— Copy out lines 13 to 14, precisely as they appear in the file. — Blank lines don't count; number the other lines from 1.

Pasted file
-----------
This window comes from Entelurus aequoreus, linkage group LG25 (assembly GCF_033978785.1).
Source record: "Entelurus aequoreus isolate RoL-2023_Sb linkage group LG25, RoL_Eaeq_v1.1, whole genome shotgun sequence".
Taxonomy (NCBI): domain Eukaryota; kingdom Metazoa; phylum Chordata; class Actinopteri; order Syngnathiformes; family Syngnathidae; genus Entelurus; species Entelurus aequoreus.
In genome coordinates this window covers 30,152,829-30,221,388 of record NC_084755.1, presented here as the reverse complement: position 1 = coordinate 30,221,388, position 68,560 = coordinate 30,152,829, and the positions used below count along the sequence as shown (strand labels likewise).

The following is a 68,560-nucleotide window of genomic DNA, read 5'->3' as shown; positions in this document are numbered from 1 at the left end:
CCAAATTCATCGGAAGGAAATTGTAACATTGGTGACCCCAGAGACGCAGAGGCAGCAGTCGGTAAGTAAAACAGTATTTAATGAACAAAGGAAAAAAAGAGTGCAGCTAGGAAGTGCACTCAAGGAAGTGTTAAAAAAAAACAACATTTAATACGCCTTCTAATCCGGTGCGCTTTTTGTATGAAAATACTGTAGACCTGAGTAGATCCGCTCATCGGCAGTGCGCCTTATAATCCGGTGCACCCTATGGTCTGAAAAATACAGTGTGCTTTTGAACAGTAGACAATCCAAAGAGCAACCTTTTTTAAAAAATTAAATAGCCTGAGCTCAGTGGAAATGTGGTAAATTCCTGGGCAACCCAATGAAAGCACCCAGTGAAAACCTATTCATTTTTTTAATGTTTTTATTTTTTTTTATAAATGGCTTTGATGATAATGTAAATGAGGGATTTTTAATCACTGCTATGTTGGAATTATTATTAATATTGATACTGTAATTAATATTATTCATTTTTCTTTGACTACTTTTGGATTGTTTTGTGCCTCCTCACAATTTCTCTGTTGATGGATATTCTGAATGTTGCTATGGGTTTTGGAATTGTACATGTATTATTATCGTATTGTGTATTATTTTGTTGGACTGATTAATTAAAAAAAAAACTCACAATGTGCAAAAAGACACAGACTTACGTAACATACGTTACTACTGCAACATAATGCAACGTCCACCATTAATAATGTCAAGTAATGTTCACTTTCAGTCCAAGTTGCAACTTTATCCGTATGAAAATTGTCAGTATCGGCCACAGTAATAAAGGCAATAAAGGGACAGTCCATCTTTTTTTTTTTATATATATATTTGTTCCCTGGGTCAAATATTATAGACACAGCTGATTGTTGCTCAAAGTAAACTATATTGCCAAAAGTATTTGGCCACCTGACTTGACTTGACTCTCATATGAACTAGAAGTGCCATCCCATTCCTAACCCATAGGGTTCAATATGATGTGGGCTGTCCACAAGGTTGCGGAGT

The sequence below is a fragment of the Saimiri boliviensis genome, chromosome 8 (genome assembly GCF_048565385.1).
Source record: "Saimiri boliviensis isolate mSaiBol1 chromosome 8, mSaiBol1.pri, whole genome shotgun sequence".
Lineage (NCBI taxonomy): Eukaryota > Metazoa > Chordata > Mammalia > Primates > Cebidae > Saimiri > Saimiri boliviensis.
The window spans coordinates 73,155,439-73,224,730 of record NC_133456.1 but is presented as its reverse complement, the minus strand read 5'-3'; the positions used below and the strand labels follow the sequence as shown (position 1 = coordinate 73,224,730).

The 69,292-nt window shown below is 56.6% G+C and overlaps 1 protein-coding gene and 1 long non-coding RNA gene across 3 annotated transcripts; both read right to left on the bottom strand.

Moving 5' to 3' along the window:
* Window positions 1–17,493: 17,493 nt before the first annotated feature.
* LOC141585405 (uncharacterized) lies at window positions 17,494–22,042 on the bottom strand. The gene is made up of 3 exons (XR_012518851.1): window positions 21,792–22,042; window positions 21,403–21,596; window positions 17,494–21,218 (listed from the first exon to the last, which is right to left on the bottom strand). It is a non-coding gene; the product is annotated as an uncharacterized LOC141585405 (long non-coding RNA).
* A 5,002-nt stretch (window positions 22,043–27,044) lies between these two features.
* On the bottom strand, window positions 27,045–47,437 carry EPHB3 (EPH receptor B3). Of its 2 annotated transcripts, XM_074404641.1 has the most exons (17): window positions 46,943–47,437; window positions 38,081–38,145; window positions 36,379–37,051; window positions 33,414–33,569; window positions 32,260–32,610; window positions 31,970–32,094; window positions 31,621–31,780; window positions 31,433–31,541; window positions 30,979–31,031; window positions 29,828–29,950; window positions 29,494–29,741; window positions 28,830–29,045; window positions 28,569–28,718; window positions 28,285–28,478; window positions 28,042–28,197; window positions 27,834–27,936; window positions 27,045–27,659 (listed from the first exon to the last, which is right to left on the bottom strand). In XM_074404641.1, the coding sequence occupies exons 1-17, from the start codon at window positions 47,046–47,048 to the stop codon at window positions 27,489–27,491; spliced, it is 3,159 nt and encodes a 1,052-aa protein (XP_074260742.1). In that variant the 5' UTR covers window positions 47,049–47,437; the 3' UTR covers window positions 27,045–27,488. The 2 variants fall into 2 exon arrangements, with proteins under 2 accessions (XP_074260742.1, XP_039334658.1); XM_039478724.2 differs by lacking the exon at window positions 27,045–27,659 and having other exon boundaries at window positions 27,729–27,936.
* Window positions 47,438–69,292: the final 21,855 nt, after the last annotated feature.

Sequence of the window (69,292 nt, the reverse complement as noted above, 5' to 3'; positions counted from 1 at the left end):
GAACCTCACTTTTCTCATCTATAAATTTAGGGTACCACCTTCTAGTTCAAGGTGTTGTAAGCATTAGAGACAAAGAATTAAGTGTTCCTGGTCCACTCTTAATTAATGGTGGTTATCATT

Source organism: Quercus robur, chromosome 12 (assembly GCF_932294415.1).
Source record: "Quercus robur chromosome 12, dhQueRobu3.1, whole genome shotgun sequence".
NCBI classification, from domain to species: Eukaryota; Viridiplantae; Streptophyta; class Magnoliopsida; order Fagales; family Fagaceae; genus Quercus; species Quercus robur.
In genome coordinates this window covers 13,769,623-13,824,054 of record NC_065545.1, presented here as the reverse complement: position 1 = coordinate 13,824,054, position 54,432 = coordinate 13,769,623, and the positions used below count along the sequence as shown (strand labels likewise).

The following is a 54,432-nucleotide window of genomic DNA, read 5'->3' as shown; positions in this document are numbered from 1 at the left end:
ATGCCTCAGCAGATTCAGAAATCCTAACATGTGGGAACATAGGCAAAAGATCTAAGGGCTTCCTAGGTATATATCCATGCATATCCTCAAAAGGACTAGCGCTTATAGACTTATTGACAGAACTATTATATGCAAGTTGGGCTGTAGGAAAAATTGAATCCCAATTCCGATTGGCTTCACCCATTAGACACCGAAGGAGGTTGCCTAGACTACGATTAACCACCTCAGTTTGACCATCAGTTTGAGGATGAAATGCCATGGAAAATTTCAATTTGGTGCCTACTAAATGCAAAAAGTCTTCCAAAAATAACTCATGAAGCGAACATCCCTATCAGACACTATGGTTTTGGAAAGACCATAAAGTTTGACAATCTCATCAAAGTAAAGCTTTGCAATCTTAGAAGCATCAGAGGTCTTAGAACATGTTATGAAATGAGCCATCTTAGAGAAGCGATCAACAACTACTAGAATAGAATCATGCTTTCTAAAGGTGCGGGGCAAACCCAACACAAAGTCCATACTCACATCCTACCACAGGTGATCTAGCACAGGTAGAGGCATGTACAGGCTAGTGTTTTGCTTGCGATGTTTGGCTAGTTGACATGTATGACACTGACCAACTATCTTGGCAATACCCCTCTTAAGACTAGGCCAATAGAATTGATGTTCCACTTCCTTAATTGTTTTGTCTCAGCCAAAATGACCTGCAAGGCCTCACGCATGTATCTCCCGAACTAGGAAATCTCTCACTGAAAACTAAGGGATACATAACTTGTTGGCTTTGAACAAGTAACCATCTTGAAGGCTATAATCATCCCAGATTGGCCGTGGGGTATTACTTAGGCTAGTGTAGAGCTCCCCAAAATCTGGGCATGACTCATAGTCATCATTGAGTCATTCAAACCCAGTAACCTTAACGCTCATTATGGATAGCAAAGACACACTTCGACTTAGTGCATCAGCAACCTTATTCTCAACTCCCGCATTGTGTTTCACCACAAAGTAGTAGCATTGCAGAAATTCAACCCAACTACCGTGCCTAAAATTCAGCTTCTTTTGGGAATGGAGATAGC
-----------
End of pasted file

* Window positions 1–17,493: 17,493 nt before the first annotated feature.
* LOC141585405 (uncharacterized) lies at window positions 17,494–22,042 on the bottom strand. The gene is made up of 3 exons (XR_012518851.1): window positions 21,792–22,042; window positions 21,403–21,596; window positions 17,494–21,218 (listed from the first exon to the last, which is right to left on the bottom strand). It is a non-coding gene; the product is annotated as an uncharacterized LOC141585405 (long non-coding RNA).